A few weeks ago, we received an email from three young entrepreneurs in San Diego who
By David Volz Rhonda Walker enjoyed the 2014 Juneteenth Celebration: Blues and Sweet Potato Pie Festival
By Teana King-McDonald Teri Catlin just wrapped up her first TEDx conference in Boca Raton on
By David Volz
On Monday, July 21, 2014, leaders from the Broward County Public Schools joined the Council of the Great City Schools and urban school districts from throughout the nation for a White House event with President Barack Obama. The event included an announcement that 60 urban school districts, including Broward County Public Schools, are pledging to improve the academic and social outcomes of African American boys and young men. Broward Schools executive director of Student Support Initiatives, Michaelle Pope, traveled to Washington, D.C., to participate in the event, which took place at a Washington area school and included a Town Hall style discussion with President Obama.
With nearly 32 percent of the nation’s school-age African American males and 39 percent of the country’s school-age Hispanic males enrolled in big-city public schools, urban-school leaders agree that they have an obligation to teach all students to the highest academic standards and prepare them for today’s global society.
“The most important work we do as a society is raising our children and providing them with an opportunity to receive a high-quality education to prepare them for success in college and careers,” said Superintendent Robert W. Runcie. “We are proud to be part of this national effort, as we continue to focus on improving educational outcomes and closing the achievement gap among our boys and young men of color.”
“Our job as urban educators is not to reflect or perpetuate the inequities that too many of our males of color face; our job is to eliminate those inequities and that is what we pledge to do,” stressed Council Executive Director Michael Casserly. “We are pleased to join forces today with the White House, the U.S. Department of Education, and our other partners in an unprecedented shared commitment to improve the educational and social opportunities of our young men of color,” he added.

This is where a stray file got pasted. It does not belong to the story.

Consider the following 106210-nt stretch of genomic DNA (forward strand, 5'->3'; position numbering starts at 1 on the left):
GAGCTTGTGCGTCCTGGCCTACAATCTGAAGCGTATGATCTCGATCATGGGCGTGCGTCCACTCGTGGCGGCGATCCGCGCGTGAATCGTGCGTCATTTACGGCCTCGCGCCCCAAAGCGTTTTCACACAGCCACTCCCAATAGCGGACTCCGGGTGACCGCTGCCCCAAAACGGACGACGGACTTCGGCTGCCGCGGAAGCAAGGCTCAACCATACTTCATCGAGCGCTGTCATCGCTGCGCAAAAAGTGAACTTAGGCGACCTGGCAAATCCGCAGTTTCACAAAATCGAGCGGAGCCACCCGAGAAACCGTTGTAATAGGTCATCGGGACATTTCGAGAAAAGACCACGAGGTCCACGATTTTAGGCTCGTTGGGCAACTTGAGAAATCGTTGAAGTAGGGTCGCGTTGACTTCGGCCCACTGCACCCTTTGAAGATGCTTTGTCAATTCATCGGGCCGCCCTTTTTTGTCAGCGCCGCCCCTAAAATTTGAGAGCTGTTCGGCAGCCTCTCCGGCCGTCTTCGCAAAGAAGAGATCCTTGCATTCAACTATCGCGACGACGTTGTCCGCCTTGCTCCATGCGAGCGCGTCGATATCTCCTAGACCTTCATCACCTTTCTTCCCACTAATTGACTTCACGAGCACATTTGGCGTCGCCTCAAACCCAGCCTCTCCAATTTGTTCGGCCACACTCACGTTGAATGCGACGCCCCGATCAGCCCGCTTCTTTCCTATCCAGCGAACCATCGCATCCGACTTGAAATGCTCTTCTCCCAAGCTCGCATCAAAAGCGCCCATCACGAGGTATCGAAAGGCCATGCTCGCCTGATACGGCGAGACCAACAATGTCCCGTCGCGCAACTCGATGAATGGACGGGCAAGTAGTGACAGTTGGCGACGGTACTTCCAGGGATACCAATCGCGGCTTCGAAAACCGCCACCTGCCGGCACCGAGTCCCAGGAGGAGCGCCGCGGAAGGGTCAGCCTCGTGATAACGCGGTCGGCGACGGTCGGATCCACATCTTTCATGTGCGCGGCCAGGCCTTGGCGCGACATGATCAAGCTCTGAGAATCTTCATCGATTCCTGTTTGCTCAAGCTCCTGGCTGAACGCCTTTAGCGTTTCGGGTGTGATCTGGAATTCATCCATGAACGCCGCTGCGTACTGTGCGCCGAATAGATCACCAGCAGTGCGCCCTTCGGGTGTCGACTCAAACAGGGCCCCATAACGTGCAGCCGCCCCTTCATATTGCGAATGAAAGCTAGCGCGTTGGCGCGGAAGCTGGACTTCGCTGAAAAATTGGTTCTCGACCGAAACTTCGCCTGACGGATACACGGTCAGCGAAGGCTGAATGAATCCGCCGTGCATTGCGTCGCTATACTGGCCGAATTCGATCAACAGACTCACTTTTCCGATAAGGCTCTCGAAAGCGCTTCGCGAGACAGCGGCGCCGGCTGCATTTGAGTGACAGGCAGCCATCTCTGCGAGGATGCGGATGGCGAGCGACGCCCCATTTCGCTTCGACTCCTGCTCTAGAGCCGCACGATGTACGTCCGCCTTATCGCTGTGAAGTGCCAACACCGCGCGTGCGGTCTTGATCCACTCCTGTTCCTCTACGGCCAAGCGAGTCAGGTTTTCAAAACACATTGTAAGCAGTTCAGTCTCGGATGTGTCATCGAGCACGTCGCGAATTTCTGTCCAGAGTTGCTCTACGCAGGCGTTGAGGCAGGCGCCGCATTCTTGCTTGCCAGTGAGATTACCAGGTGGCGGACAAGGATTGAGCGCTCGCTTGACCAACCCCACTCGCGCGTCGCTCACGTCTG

By David Volz
Governor Rick Scott visited Hoebiger Corporation in Pompano Beach on the morning of July 21.
During his presentation, which was held in the manufacturing facility, Gov. Scott focused on the importance of education, especially technical education in preparing Florida’s workforce for high paying, stable jobs.
“We are seeing more jobs opening up in Florida, about 37,000 in June. Florida is place where people want to come,” said Gov. Scott.
Gov. Scott praised Hoerbiger for providing apprenticeship programs and technical training.
Hoerbiger employs about 350 people at its facilities in Pompano Beach. The corporation is involved in compression technology. Hoerbiger offers a four year apprenticeship program that trains people in machine technology. Those who complete the apprenticeship program received a certification from the State of Florida.
“There is a high demand for skilled machinists and we train them here,” said David Gonzalez, who in charge of the apprenticeship program at Hoerbiger.
Hoerbiger president Don York said he was pleased that Governor Scott was able to visit the company’s manufacturing operation. Hoerbiger is a successful manufacturing company that has provided steady employment to people for many years in Pompano Beach. The company has expanded over the years and is well regarded in Pompano Beach. Many of employees of Hoerbiger have had long careers there.
Members of the Greater Pompano Beach Chamber of Commerce attended the event. Ric Green, president of the Chamber was pleased that Governor Scott visited Pompano Beach. Community leaders came to the event and were able to see up close the work that Hoerbiger does. Also, many of the people who work in the factory were able to attend the presentation.